• 07May

    #BHF13 – LESSONS FOR HIP-HOP’S FUTURE STARS: On business, and the excellence of EPMD

    epmd

    Golden era rappers were in their get money prime, and amazingly – more than just about anyone else in the game – then newcomers EPMD were all about business. Brentwood, NY residents Erick Sermon and Parrish Smith proved that fundamentals are important, and in doing so ultimately created a twenty-five year legacy that allows them to be a stage-rocking headliner at Brooklyn Bodega’s ninth annual Brooklyn-Hip Hop Festival on July 13th. In 2013, what is it about rappers with a quarter-century of experience that can be applied to the careers of aspiring emcees in the modern era? As will be done with all #BHF13 headliners, here’s the lessons.

    1. Before anything else, it’s always business first - Aside from featuring mind-bending raps, EPMD’s seven album history shares one thing in common: business. From 1988′s Strictly Business to 2008′s We Mean Business, the direct, bottom-line approach to the industry is directly referred to by name in each album’s title. It can be argued that EPMD’s serious attitude was important in keeping NYC at the forefront of rap’s then rapid national and global expansion. In describing the approach of EPMD, (1988 national tour-mate and half of Run-DMC) DMC says ”Nobody worked harder than EPMD.  We went on tour with them and when we wanted to goof around, they were working on beats and rhymes. Those guys lived hip-hop.” Business also proved to be a double-edged sword for the group as it was business issues surrounding financial improprieties that caused the duo to split from 1993-1996. In the era of the group’s breakup, Sermon’s savvy decision to continue as a producer and as a solo artist led to immense acclaim and top tracks for Def Squad emcees Redman and Keith Murray. In maintaining a business-first attitude during the era where rap underwent a metamorphosis from being party music to being a corporate power source, they excelled.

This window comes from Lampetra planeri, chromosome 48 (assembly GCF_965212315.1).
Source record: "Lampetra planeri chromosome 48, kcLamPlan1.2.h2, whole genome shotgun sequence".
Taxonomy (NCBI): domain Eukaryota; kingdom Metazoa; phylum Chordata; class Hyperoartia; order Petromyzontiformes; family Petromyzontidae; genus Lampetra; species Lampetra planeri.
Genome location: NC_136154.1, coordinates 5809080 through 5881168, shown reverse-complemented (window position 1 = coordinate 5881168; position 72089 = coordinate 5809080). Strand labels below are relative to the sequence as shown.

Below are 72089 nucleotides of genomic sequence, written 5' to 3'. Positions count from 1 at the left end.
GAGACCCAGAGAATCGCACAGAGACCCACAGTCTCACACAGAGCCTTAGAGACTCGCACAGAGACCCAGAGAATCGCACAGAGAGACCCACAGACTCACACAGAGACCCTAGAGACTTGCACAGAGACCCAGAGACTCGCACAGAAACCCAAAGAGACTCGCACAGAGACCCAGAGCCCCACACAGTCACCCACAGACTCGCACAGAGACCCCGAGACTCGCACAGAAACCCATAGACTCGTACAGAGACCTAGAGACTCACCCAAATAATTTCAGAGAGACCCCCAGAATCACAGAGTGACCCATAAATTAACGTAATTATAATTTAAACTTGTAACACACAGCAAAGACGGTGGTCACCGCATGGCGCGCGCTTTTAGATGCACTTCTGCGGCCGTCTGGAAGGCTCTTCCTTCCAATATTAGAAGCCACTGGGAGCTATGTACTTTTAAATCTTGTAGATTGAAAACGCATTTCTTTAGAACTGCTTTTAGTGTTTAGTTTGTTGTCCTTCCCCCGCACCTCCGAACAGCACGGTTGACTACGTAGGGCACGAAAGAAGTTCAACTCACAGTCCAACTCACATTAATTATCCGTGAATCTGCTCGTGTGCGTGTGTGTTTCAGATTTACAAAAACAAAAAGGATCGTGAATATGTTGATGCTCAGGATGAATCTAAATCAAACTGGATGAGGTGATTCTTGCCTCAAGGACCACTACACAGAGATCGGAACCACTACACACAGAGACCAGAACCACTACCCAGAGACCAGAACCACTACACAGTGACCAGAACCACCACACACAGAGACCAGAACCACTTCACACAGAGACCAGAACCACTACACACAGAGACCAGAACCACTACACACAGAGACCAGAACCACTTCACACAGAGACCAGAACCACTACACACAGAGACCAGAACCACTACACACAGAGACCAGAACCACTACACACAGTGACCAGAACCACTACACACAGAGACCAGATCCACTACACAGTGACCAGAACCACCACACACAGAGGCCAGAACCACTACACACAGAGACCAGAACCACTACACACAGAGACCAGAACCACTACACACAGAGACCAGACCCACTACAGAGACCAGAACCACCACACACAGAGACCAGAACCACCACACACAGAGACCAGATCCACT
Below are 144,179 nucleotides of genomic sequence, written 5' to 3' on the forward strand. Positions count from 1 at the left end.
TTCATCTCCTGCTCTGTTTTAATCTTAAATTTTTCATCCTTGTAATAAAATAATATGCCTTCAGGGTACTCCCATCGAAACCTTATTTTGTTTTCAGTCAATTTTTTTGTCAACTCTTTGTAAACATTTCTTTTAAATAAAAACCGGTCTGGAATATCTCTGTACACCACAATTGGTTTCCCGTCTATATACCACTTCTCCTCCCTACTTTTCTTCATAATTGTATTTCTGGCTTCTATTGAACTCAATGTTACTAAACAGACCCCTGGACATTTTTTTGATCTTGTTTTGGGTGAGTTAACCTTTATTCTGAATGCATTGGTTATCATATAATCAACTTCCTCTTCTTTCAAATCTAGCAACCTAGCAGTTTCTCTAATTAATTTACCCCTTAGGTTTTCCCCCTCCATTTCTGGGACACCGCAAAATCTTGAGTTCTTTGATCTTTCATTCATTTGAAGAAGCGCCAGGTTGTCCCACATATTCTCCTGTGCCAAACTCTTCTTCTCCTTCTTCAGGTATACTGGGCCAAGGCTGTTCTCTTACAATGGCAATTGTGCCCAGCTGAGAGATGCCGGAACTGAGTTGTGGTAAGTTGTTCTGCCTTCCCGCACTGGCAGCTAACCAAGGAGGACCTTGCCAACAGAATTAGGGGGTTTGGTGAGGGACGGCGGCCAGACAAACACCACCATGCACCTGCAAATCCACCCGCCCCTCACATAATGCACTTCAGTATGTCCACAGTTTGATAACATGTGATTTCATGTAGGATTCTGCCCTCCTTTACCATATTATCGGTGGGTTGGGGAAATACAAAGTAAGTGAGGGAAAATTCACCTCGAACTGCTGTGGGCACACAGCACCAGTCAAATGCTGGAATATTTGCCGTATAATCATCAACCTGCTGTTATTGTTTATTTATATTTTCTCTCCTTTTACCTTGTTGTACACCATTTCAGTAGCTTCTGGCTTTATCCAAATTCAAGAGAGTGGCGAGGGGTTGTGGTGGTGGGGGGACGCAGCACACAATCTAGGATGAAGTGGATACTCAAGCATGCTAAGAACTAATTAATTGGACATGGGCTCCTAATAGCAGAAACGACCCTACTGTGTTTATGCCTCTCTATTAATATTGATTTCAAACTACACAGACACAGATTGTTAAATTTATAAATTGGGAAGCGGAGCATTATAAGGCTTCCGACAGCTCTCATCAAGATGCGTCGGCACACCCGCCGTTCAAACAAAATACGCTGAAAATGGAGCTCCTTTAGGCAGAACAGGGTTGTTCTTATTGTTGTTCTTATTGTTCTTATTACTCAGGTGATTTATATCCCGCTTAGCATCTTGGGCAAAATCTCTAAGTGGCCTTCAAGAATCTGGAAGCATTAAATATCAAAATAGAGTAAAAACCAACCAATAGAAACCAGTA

2. Funk and soul are powerful. - In an era where we have seen and done everything in rap music – thus arguably making it more boring than ever before in many ways –  imagine an era where nobody had yet to create an album almost entirely built from classic funk samples. As an example, title track “Strictly Business” features the triple-team wallop of Kool and the Gang’s “Jungle Boogie, Eric Clapton’s reggae-tinged “I Shot the Sheriff” and firebrand of an outlier “Long Red” by Mountain.  In ten incredibly funky and sample-driven tracks, Erick Sermon lays down the kind of rugged yet soulful track that gave the sense that EPMD were a powerful duo with wrecking crew tendencies towards wack rappers. Looking further into Sermon’s production credits and seeing the same ideas driving the careers of Redman, Keith Murray (Murray’s “The Most Beautifullest Thing In This World”‘s flip of the Isley Brothers’ “Between the Sheets” arguably gives Biggie’s “Big Poppa” a run for its money in greatness) and even himself with Marvin Gaye’s “After the Dance” sampling hit “Music” showcases the magnificence of funk driven soul in creating this easily repeatable standard.

    3. BARS, son. - In 1990, Def Jam – rap’s largest label-of-that-moment – assumed EPMD’s contract from Fresh Records. Now a part of rap’s biggest label, the duo brought Business as Usual - possibly their best album-to-date – to the table. Featuring the same take on funk sample-driven production, the lyrical aptitude of the duo reached another level. The best example of this is the performance of Parrish Smith on “Rampage.” The track takes a sample from fellow Def Jam artist LL Cool J’s club banger to end all club bangers “Jingling Baby,” and alongside the work of B.T. Express, Lowell Fusion, Mandrill and “The Symphony” by Marley Marl, Parrish catches wreck in an epic manner. In lieu of any sort of conclusion, I’ll just provide video evidence:

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